Kids on the spectrum perceive the world in another light, and therefore their senses are shifted in one direction or another from the baseline. Some autistic children have heightened senses, and others have more dulled senses.
Still, others may have a mixture – their hearing is super sensitive, yet their sense of touch is not quite up to par. The way children receive sensory signals directly affects the way they feel and behave.
When it comes to sensory play and toys, it is incredibly important to individualize the approach for each child and meet your child where they are at.
If your child is on the spectrum and you need help supporting them at their point of need, discover BLOOM’s courses on Emotional Control and Regulation, Impulsivity, Parenting a Needy Child, and more.
What are Sensory Toys and Games?
Specific toys and games can support children with autism or other sensory issues because sensory toys help develop a child’s learning, communication, and emotional regulation.
Sensory toys and games are first defined by their ability to stimulate a child’s senses. That stimulation all goes on inside the brain and is closely related to tons of other skills that your child needs to grow into a fully functional adult. This can include writing, cutting, zipping a coat, jumping, emotional flexibility, and the ability to self-calm.
Secondly, sensory toys and games should help give a child the sensations they want. For example, if your child likes the feeling of climbing up the banister of your stairs, a useful sensory toy would give him the same sensations but in a safe way!
Examples of sensory toys and games include:-Stepping stones, balance board, or balance beam for balance
-Spinning tops for visual, tactile input, and vestibular input
How Can Sensory Toys and Games Benefit Kids With Autism?
While there are benefits of sensory play for people of all ages and abilities, there are some ways it helps kids with autism in particular.
- Calming and preventing autistic meltdowns with sensory play–Sensory play is calming and therapeutic. If your child is having a meltdown, offering a sensory toy or tool can redirect their brain and quickly calm them. Some children prefer to swing, while others may be calmed by moving their hands through a kinetic sand sensory bin. Either way, the sensory play has a calming effect.
- Communication development through sensory play–Children can learn receptive language, which is the cornerstone of communication through repetitive spoken words and gestures, coupled with sensory stimulation.
- Motor skills and sensory play–Because many kids on the autism spectrum have delayed motor skills, playing in sensory bins is a great way to improve fine motor skills. They will learn to grasp small objects, dig, scrape, and transfer sensory materials.
- Memory improvement through sensory play–everyone learns slightly differently, but kids with sensory issues, including autism, retain new knowledge easier when sensory play is involved.
How to Make Sensory Toys and Games at Home
It's important to individualize play and toys with autistic children just like it’s important to do so with all other children. Each person interacts with toys and people differently.
What is interesting to one may not be interesting to another. It’s always beneficial to try to meet the child where their interests lie. In order to give someone the capability of theory of mind (i.e The capability to come out of their thoughts and perspective and see someone else’s thoughts and interests), you first need to join them in their interests and then gradually bring them out into a middle ground. This is particularly important for children with autism who have strong sensory needs as well as a strong sensory sensitivity. That combination makes for very individual likes and dislikes in terms of toys and activities.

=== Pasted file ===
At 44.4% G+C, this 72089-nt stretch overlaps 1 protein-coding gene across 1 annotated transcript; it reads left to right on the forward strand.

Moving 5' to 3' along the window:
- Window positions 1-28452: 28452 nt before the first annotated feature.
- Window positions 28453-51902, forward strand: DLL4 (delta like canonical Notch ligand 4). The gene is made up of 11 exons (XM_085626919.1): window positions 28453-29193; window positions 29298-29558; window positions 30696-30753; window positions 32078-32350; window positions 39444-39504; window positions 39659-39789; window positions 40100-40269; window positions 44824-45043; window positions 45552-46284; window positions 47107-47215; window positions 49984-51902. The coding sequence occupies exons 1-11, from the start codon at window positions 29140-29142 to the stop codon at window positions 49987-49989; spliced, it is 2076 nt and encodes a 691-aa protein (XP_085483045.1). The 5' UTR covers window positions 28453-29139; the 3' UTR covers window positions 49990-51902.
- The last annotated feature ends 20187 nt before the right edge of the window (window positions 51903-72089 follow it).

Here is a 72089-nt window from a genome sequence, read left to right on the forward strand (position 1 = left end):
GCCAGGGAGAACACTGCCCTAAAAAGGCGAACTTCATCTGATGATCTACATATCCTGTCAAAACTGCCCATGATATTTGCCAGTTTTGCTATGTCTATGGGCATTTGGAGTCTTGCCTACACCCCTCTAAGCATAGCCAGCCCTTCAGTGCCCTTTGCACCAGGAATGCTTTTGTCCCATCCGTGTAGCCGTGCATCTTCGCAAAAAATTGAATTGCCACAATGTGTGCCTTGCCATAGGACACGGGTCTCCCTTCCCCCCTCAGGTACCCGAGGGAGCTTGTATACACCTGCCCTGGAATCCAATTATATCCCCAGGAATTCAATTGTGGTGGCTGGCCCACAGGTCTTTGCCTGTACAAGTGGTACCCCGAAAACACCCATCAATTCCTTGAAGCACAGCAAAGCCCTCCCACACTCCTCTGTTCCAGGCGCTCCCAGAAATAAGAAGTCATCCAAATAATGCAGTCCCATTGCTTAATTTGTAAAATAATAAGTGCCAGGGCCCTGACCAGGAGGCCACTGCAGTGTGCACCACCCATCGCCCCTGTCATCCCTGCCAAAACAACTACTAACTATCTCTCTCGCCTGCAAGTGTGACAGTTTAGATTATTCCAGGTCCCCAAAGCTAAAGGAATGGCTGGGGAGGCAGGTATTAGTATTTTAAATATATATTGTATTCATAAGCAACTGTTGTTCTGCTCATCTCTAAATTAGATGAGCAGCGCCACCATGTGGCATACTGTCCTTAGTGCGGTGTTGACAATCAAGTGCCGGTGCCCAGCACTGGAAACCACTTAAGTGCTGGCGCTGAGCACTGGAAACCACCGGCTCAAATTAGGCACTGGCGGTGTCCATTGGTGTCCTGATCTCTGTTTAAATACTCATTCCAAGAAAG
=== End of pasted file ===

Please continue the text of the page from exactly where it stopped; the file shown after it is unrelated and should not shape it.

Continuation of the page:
Sensory toys and games are specially designed to stimulate one or more of the senses. Children on the spectrum enjoy these as they provide the sensory input they need.
People who experience ASD symptoms often have an intense need for visual stimulation.
Therefore toys that spin appeal to them, especially because of the repetitive movement, which helps them to regulate.
They like things that are calming, like calming lights or small calm spaces where they can feel safe. Some don’t like too many lights. A therapeutic environment that delivers high levels of stimulation and combines lighting, colors, textures, and sounds can stimulate them in the sensory areas where they need more information. It can calm the sensory systems that need calming and help them be more available to interact with others.
Balancing boards are terrific for attention and focus because they provide vestibular input. When a child’s vestibular system is stimulated, they can focus and become more alert. Not to mention, there are many fun games that your child can play using this board!
Compression vests provide deep proprioceptive input, which is calming for the body. Try using them to help your child increase his body awareness. With improvements in body awareness, your child will better understand where his body is in space and how one part of his body moves in connection to another. You may discover that your child’s gross motor movements, like jumping or kicking a ball, will improve with his heightened body awareness.
Support for Children with Sensory Sensitivity
Sensory play is calming, improves their ability and desire to communicate, boosts their motor skills, and helps them retain more as they learn. Although it seems like such a simple thing, sensory play for kids with autism truly is essential.
At BLOOM, we offer more than treating challenging behaviors and do more than treat symptoms: we support families & children everywhere, providing unique resources to meet you at your point of need. Discover our course on sensory processing disorder to support your child with sensory sensitivity.